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Thursday, 30 January, 2003, 15:29 GMT
Ferry disaster victims remembered
The UK's worst peacetime sea disaster claimed more than 130 lives on 31 January 1953.
The ferry Princess Victoria went down off the County Down coast with only 44 survivors out of 177 people who set out that stormy morning on the short crossing from Scotland.
It was one of the first roll on-roll off ferries built, and its fate was sealed after a huge wave crashed through the car deck doors on the North Channel route between Stranraer and Larne.
With a distance of only 20 miles separating the coasts of Northern Ireland and Scotland, the Princess Victoria was never more than 10 miles from dry land.
Weather forecasting was not as advanced as it is today. The forecast for that day was just: Cloudy with a little light rain or drizzle. Mild.
Captain James Ferguson had little idea of the conditions which awaited his ship beyond the relative calm of Stranraer harbour on that fateful Saturday morning.
The sailing was delayed by 45 minutes because windy conditions at the docks meant its 45 tons of cargo had to be loaded by hand instead of using a crane.
This was nothing out of the ordinary though, and the Princess Victoria eventually left port at 0745 GMT, 45 minutes late.
Captain Ferguson's ship made slow progress up Loch Ryan towards the open sea, charting its precarious passage while fighting a gale.
Unusually for such a routine crossing, it took 45 minutes just to escape the loch, but the crew had experienced rougher sailings before.
Then, about 0900 GMT, one massive wave punched through the five-foot stern steel doors, cracking them wide open.
Icy waters flooded through, engulfing the car deck.
As the crew desperately battled to close the buckled doors, the Princess Victoria lurched violently.
At 0945 GMT, two hours after leaving Stranraer, wireless operator David Broadfoot tapped out his first emergency signal.
Sixty signals sent
"Hove to off mouth of Loch Ryan. Vessel not under command. Urgent assistance of tug required."
In the desperate hours that followed, Broadfoot would send 60 Morse code signals for help right up until his final message at 1358 GMT.
Disaster was not inevitable at this stage, but poor communications and a lack of available tugs left the Princess Victoria stranded at the mercy of the storm.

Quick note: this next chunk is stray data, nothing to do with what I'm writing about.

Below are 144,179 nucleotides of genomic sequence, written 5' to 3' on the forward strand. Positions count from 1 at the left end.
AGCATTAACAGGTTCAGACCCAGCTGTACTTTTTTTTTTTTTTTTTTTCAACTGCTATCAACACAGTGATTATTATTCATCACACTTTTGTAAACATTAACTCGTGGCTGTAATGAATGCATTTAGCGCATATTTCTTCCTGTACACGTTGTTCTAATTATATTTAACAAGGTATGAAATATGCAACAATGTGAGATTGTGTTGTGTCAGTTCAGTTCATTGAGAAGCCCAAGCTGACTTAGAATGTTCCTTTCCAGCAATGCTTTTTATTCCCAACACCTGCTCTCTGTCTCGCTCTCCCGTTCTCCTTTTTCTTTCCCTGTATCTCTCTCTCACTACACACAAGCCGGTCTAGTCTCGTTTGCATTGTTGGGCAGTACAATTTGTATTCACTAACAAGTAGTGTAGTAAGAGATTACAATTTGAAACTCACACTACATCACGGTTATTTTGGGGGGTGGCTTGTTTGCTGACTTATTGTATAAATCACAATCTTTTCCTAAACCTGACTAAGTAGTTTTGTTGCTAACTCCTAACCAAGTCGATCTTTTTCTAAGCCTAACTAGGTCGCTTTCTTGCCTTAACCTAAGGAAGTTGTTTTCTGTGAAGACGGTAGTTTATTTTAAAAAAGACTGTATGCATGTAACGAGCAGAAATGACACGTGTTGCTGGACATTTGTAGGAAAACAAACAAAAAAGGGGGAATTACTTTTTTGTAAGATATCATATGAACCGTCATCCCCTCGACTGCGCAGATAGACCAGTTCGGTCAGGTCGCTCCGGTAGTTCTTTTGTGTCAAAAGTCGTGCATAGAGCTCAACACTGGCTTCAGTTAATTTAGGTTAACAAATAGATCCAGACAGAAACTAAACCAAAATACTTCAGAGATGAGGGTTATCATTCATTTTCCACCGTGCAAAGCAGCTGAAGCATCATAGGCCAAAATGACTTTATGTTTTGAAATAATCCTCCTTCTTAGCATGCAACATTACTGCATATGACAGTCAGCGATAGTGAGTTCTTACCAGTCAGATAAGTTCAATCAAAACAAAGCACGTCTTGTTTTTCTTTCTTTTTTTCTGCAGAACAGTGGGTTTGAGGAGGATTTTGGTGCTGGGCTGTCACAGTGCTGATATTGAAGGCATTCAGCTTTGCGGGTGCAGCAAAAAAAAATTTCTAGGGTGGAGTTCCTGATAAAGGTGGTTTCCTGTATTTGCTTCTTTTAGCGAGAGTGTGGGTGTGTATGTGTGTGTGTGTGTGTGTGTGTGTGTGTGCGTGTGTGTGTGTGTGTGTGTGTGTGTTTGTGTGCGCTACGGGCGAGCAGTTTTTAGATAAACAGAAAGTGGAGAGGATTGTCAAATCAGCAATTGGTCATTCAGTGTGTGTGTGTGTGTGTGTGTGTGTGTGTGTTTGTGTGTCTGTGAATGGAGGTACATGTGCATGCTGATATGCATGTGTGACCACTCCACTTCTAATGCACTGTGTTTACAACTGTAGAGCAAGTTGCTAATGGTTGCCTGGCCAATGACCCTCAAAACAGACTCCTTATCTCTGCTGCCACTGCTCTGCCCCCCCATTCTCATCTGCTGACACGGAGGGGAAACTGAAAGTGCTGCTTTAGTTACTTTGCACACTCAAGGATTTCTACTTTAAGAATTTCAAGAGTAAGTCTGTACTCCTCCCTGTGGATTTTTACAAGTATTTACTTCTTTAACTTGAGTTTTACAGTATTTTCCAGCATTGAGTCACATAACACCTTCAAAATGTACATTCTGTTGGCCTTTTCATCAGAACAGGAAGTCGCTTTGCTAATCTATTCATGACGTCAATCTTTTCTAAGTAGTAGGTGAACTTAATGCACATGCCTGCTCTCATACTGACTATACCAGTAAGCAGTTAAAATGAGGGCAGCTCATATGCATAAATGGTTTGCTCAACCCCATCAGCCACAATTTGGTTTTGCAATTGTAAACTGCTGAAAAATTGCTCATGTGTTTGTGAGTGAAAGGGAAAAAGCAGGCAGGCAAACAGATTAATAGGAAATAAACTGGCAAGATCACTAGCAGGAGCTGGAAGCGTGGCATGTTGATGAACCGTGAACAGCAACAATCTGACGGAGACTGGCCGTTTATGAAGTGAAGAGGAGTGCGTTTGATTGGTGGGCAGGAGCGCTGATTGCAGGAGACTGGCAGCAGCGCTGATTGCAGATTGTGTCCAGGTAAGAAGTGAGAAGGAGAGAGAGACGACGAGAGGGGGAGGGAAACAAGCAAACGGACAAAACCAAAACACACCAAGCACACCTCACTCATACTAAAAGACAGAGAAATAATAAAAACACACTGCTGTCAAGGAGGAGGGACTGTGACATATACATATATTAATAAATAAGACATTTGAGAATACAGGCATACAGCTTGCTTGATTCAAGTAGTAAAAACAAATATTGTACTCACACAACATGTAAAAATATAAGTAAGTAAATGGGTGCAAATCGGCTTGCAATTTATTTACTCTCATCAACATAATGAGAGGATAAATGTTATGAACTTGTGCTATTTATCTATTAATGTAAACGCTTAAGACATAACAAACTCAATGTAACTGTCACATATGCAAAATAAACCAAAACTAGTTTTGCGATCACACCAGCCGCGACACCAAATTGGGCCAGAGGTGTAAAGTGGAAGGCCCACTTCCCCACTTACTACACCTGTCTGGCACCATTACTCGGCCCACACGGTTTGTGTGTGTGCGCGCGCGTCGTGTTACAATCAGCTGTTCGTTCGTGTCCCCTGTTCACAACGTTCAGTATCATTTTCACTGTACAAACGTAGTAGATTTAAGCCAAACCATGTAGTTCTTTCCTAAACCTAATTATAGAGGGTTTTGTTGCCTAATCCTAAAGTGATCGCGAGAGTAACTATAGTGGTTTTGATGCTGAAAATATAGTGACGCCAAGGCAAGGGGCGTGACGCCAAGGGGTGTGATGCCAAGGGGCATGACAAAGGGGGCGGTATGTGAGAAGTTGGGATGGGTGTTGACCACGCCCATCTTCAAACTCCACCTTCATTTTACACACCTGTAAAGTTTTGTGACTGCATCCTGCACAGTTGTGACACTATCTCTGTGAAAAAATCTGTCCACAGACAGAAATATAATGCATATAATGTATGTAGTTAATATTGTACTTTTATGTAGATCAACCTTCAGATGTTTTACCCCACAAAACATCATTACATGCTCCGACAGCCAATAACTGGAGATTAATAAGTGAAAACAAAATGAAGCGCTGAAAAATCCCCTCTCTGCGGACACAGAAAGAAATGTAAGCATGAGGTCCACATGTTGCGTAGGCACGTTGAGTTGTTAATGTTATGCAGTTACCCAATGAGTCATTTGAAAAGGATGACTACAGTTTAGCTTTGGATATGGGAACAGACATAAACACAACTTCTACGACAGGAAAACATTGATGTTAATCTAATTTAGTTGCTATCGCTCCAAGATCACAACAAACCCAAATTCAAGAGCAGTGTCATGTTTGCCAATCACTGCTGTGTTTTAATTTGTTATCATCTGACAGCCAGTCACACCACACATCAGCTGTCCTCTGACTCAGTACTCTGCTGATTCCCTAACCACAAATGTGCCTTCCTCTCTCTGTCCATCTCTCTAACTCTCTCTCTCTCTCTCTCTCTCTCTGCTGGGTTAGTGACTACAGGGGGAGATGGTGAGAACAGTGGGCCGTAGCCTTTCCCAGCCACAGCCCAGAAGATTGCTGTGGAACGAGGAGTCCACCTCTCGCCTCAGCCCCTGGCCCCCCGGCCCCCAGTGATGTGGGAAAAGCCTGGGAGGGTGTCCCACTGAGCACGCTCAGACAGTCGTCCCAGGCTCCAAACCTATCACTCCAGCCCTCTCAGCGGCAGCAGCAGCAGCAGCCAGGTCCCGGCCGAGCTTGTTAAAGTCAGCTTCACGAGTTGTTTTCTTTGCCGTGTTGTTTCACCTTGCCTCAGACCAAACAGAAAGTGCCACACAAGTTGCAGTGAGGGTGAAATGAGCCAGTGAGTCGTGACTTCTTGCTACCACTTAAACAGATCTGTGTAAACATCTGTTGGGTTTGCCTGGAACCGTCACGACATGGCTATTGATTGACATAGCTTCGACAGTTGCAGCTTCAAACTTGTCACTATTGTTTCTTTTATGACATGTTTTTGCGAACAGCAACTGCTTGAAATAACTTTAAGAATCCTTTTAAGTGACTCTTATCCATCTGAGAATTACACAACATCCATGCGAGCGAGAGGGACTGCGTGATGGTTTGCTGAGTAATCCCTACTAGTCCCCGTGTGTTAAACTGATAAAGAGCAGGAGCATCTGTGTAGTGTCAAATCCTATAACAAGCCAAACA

Broadfoot sent a SOS signal at 1032 GMT: "Car deck flooded. Heavy list to starboard. Require immediate assistance. Ship not under command."
The destroyer HMS Contest was sent out from Rothesay, while salvage steamer Salveda joined the operation from the Firth of Clyde.
After battling through heavy seas, at 1244 GMT it reached the position at which Broadfoot had first signalled.
Unknown to the lifeboatmen, the stricken ship's engines were still firing, and the Princess Victoria was spluttering its way towards the Northern Ireland coast, seven miles beyond the lifeboat and listing badly.
With no radar on board, the ferry was virtually impossible to find in the hazardous conditions.
The vessel had drifted miles off its intended course and was being swept down the North Channel towards the Copeland Islands off Donaghadee.
As power went out and emergency exit lights came on to signal escape routes, passengers and crew alike were becoming violently seasick.
The Princess Victoria was now practically on her side, and preparations to abandon ship began around 1300 GMT.
People had been ordered to move from the lounge to the higher port side passenger deck, where crew members were getting the lifeboats ready for launch.
The ferry was tilting over at an angle of nearly 45 degrees. Lines were rigged to allow passengers to clamber up the slippery gangways.
Those unable or unwilling to leave the lounge simply had to be abandoned to await their fate. One man refused to leave his dog behind.
Lifeboats were untied and left in the hope they would float free when the Princess Victoria eventually, inevitably went over.
HMS Contest came tantalisingly close to Princess Victoria around 1330 GMT, but poor visability meant that the destroyer could not see the ferry.
While wireless operator Broadfoot was tapping his last message, the ferry started to slowly go down.
Many leapt onto rafts and lifeboats or straight into the water.
When the lifeboat containing most of the women and children was launched, the wind sent it crashing against the hull.
The boat smashed and everyone on board was thrown into the icy waters.
Three of the lifeboats floated clear, one with 29 people on board. It was later picked up by the Donaghadee lifeboat.
Neither wireless operator Broadfoot nor Captain Ferguson made any attempt to save himself.
The wireless operator never left his post, while the captain was last seen on the bridge, giving orders as he clasped the rail with one hand, raising a salute with the other.
Another MP who was on board, Sir Walter Smiles of North Down, also died.
The design of car ferries changed after the disaster.
An inquiry found the owners responsible for not ensuring the stern doors were strong enough to withstand heavy seas.
David Broadfoot was posthumously awarded the George Cross medal, the highest civilian award for bravery.
The wreckage of the Princess Victoria still lies at the bottom of the Irish Sea, five miles north north east of the Copeland Islands.
Fifty years on, people have gathered at coastal towns in Northern Ireland and Scotland to commemorate the 133 lives lost on the Princess Victoria.
31 Jan 03 | N Ireland
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